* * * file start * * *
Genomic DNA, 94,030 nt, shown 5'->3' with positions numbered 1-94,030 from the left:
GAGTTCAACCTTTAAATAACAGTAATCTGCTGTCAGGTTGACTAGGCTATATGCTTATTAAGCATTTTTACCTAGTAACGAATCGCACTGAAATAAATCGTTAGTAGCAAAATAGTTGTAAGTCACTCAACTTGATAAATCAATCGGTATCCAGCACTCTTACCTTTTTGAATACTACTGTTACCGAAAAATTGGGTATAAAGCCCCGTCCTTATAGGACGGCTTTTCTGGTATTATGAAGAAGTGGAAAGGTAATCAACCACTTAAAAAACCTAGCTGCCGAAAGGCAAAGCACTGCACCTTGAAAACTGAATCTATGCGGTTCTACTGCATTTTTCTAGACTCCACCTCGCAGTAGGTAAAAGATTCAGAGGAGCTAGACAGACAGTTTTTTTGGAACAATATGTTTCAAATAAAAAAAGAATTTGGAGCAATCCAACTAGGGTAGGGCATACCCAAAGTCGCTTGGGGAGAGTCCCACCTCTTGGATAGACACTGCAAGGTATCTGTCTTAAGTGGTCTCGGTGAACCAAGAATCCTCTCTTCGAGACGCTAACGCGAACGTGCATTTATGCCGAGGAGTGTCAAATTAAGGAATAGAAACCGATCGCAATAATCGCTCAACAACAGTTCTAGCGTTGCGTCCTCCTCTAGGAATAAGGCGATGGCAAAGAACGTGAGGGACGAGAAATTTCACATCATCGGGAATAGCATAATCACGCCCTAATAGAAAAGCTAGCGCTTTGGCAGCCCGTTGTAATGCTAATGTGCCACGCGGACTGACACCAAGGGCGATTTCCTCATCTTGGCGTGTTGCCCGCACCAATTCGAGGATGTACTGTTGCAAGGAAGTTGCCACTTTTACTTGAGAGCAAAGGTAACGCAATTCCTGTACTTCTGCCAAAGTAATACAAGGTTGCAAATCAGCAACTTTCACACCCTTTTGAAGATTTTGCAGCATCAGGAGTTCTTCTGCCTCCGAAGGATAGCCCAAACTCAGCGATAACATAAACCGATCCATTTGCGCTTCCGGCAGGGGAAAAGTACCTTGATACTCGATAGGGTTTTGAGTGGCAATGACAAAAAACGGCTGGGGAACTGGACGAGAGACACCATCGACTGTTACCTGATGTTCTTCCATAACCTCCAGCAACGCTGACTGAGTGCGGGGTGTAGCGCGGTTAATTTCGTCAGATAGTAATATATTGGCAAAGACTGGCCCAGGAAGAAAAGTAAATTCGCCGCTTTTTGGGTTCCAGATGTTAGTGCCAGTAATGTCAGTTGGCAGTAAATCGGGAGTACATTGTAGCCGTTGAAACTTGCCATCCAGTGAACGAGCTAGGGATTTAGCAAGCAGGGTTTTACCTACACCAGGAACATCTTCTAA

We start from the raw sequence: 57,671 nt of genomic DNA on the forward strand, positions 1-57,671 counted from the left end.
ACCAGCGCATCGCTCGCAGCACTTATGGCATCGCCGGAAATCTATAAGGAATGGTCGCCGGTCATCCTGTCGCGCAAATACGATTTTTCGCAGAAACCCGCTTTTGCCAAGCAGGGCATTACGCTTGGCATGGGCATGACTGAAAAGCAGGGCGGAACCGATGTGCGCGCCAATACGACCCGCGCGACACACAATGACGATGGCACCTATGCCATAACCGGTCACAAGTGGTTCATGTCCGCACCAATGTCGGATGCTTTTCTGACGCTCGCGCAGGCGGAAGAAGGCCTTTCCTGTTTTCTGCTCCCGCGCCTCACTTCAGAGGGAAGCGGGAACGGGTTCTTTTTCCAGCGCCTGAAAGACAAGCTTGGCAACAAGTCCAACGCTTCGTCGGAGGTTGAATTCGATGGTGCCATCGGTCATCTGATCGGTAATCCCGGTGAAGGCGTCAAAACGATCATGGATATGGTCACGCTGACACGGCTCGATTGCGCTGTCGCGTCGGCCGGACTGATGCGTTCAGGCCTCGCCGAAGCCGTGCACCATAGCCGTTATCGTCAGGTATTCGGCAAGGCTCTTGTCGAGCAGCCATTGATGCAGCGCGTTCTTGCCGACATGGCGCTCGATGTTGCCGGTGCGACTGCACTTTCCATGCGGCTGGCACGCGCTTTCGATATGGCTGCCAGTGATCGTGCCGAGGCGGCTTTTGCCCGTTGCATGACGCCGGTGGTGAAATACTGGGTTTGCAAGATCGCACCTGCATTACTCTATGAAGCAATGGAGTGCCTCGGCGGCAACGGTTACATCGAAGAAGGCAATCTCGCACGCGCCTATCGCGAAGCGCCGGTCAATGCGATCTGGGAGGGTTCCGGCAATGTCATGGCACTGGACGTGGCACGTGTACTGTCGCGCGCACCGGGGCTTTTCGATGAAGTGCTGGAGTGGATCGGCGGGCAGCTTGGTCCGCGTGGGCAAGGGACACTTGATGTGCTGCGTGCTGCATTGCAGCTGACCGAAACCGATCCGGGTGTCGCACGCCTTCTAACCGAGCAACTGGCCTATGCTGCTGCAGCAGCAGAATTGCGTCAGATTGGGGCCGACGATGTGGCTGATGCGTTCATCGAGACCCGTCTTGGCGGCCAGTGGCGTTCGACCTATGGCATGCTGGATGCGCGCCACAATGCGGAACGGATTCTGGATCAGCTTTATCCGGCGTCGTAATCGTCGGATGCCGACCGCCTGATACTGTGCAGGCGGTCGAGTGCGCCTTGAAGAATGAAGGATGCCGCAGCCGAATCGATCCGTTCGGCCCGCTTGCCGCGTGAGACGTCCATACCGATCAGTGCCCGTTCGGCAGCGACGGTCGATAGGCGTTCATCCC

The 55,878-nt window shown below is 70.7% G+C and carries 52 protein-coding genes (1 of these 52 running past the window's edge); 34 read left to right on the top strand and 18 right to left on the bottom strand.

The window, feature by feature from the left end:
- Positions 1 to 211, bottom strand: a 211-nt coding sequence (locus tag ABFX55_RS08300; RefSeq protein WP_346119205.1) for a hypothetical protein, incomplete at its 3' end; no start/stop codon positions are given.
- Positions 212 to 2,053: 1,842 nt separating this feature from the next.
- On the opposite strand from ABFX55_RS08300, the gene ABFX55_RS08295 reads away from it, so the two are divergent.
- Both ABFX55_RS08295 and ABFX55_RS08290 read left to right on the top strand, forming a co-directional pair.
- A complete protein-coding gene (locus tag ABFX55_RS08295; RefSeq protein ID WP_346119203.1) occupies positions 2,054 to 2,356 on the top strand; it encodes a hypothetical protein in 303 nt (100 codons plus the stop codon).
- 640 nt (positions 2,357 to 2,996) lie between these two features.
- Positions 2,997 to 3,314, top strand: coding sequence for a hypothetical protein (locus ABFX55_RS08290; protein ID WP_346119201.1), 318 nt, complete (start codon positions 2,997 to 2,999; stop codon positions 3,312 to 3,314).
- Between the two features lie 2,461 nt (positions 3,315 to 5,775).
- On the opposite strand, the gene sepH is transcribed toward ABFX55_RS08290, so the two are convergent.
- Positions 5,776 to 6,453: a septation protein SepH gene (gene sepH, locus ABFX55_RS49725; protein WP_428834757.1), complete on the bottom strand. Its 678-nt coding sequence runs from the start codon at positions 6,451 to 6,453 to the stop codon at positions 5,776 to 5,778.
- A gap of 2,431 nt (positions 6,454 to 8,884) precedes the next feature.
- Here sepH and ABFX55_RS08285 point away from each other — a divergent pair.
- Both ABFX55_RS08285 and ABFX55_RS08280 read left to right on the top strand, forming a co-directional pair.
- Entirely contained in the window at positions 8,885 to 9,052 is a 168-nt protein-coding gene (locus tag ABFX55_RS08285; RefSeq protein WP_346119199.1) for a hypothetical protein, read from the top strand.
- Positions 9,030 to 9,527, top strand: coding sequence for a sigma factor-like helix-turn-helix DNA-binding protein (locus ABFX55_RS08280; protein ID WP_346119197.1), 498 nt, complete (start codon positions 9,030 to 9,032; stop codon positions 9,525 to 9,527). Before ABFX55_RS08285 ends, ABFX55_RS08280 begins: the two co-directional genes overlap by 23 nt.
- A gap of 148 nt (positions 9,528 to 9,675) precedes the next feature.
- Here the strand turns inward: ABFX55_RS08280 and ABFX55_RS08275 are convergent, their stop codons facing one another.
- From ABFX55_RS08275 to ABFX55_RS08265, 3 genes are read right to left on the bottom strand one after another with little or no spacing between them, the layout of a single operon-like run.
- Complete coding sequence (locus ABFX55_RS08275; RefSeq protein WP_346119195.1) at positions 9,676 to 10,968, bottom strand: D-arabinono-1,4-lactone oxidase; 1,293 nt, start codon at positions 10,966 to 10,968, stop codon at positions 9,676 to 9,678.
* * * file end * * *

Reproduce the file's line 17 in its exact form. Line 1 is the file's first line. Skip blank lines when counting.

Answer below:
- A gap of 2,431 nt (positions 6,454 to 8,884) precedes the next feature.